The announcement marks a significant worsening of bilateral ties at a time when India is already unhappy that Canadian authorities are not cracking down on Sikh protesters who want their own independent homeland.
Prime Minister Justin Trudeau said any involvement of a foreign government in the killing of a Canadian citizen was “an unacceptable violation of our sovereignty”.
Hardeep Singh Nijjar, was shot dead outside a Sikh temple in Surrey, British Columbia, on June 18.
Nijjar supported a Sikh homeland in the form of an independent Khalistani state and was designated by India as a “terrorist” in July 2020, India’s The Tribune newspaper said.
“Canadian security agencies have been actively pursuing credible allegations of a potential link between agents of the government of India” and Nijjar’s death, Trudeau said in an emergency statement to the House of Commons. “Canada has declared its deep concerns to the top intelligence and security officials of the Indian government. Last week at the G20 I brought them personally and directly to Prime Minister Modi in no uncertain terms.”
The Indian high commission (embassy) in Ottawa did not respond to requests for comment.
New Delhi said last week that Modi had conveyed strong concerns about protests in Canada against India to Trudeau.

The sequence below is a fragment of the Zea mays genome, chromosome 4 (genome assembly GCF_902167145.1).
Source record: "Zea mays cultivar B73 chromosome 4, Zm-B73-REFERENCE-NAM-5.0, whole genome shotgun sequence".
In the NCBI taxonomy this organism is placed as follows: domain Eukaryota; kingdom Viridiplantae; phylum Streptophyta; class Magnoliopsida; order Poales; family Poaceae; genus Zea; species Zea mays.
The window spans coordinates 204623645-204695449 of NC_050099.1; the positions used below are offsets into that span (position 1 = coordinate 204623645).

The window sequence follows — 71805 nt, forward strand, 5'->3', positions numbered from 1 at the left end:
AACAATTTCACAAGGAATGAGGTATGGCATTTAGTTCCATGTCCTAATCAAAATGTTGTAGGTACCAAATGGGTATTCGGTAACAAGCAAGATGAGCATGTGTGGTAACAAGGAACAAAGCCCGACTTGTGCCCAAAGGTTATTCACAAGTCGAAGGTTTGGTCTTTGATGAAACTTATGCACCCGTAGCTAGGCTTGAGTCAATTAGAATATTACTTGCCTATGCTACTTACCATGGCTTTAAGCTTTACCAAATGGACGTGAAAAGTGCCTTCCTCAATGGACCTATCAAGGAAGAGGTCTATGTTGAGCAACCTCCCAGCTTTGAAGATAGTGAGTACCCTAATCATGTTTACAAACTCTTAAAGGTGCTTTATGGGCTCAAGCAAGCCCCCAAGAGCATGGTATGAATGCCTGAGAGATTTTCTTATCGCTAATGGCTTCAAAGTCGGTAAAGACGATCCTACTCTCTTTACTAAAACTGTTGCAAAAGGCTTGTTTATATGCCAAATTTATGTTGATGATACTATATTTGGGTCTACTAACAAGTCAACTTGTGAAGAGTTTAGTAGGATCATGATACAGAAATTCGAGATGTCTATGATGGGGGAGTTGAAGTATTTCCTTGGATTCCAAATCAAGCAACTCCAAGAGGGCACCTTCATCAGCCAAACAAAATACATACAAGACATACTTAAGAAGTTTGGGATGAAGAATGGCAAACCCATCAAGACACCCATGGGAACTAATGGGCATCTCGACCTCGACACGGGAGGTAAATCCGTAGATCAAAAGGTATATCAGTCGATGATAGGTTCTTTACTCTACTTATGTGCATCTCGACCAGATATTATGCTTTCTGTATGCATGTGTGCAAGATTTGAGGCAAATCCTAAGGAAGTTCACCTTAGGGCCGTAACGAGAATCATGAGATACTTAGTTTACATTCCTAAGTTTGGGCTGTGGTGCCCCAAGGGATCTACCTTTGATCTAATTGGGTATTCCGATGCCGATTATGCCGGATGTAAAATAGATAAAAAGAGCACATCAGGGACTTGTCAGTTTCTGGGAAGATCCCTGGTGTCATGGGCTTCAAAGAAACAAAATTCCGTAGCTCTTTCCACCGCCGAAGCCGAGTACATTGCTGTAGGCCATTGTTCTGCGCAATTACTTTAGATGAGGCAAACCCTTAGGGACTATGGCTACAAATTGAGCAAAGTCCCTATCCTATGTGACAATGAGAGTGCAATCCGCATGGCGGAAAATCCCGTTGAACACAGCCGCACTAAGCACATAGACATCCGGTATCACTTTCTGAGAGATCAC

Canada has the highest population of Sikhs outside their home state of Punjab in India, and the country has been the site of many demonstrations that have irked India.
Canada is home to one of the largest overseas communities of Indian origin, which number approximately 1.4 million out of an overall Canadian population of 40 million. About 770,000 people reported Sikhism as their religion in the 2021 Census.
The two countries, which earlier this year said they could agree the outlines of a trade deal by end-2023, have now frozen talks on the agreement. Canada gave few details while India cited “certain political developments.”
Bilateral trade in 2022 amounted to just C$13.7 billion out of a total of C$1.52 trillion, according to Statistics Canada.
Trudeau did not directly accuse India of definitely being involved and Foreign Minister Melanie Joly later used more cautious language, saying “if proven true” the allegations would be unacceptable.
Joly told reporters that Ottawa had expelled the Indian head of intelligence in Canada but gave no further details.
“In the strongest possible terms, I continue to urge the government of India to cooperate with Canada to get to the bottom of this matter,” said Trudeau.
Public Safety Minister Dominic LeBlanc said several senior Canadian government officials had visited India recently to express Ottawa’s concerns.
In April, India asked Britain for increased monitoring of UK-based supporters of a Sikh separatist movement. New Delhi was upset after protesters carrying “Khalistan” banners detached the Indian flag from the diplomatic mission’s building in London.
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